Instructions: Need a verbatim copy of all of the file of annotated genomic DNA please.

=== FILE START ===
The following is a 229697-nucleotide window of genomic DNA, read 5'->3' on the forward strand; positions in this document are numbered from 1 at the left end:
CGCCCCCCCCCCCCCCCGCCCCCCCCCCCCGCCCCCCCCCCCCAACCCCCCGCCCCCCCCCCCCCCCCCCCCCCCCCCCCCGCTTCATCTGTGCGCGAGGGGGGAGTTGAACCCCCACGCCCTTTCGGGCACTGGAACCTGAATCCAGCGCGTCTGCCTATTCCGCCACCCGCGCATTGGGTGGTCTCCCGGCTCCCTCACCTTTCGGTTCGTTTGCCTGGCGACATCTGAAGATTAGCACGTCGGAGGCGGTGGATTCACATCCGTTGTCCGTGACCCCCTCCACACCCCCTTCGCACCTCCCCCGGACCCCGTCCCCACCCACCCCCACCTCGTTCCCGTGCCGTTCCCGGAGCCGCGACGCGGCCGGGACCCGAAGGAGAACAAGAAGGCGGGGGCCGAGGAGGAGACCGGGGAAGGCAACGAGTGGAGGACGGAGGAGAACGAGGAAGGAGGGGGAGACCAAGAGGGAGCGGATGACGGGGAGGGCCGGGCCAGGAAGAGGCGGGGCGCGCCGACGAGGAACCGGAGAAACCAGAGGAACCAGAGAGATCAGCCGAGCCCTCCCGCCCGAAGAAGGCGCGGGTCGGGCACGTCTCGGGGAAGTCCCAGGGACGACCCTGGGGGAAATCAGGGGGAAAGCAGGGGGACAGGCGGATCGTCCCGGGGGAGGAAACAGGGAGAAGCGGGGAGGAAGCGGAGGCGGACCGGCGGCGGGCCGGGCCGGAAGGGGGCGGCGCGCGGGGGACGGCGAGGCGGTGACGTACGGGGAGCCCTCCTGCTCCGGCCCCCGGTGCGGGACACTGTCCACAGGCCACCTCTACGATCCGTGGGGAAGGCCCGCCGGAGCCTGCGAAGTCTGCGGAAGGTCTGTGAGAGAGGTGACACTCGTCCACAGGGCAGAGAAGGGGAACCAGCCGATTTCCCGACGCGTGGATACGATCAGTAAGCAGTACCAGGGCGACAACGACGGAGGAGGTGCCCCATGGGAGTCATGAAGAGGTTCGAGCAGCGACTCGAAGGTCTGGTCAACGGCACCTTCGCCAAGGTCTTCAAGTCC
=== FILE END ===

The following is a 229697-nucleotide window of genomic DNA, read 5'->3' on the forward strand; positions in this document are numbered from 1 at the left end:
CGCCCCCCCCCCCCCCCGCCCCCCCCCCCCGCCCCCCCCCCCCAACCCCCCGCCCCCCCCCCCCCCCCCCCCCCCCCCCCCGCTTCATCTGTGCGCGAGGGGGGAGTTGAACCCCCACGCCCTTTCGGGCACTGGAACCTGAATCCAGCGCGTCTGCCTATTCCGCCACCCGCGCATTGGGTGGTCTCCCGGCTCCCTCACCTTTCGGTTCGTTTGCCTGGCGACATCTGAAGATTAGCACGTCGGAGGCGGTGGATTCACATCCGTTGTCCGTGACCCCCTCCACACCCCCTTCGCACCTCCCCCGGACCCCGTCCCCACCCACCCCCACCTCGTTCCCGTGCCGTTCCCGGAGCCGCGACGCGGCCGGGACCCGAAGGAGAACAAGAAGGCGGGGGCCGAGGAGGAGACCGGGGAAGGCAACGAGTGGAGGACGGAGGAGAACGAGGAAGGAGGGGGAGACCAAGAGGGAGCGGATGACGGGGAGGGCCGGGCCAGGAAGAGGCGGGGCGCGCCGACGAGGAACCGGAGAAACCAGAGGAACCAGAGAGATCAGCCGAGCCCTCCCGCCCGAAGAAGGCGCGGGTCGGGCACGTCTCGGGGAAGTCCCAGGGACGACCCTGGGGGAAATCAGGGGGAAAGCAGGGGGACAGGCGGATCGTCCCGGGGGAGGAAACAGGGAGAAGCGGGGAGGAAGCGGAGGCGGACCGGCGGCGGGCCGGGCCGGAAGGGGGCGGCGCGCGGGGGACGGCGAGGCGGTGACGTACGGGGAGCCCTCCTGCTCCGGCCCCCGGTGCGGGACACTGTCCACAGGCCACCTCTACGATCCGTGGGGAAGGCCCGCCGGAGCCTGCGAAGTCTGCGGAAGGTCTGTGAGAGAGGTGACACTCGTCCACAGGGCAGAGAAGGGGAACCAGCCGATTTCCCGACGCGTGGATACGATCAGTAAGCAGTACCAGGGCGACAACGACGGAGGAGGTGCCCCATGGGAGTCATGAAGAGGTTCGAGCAGCGACTCGAAGGTCTGGTCAACGGCACCTTCGCCAAGGTCTTCAAGTCC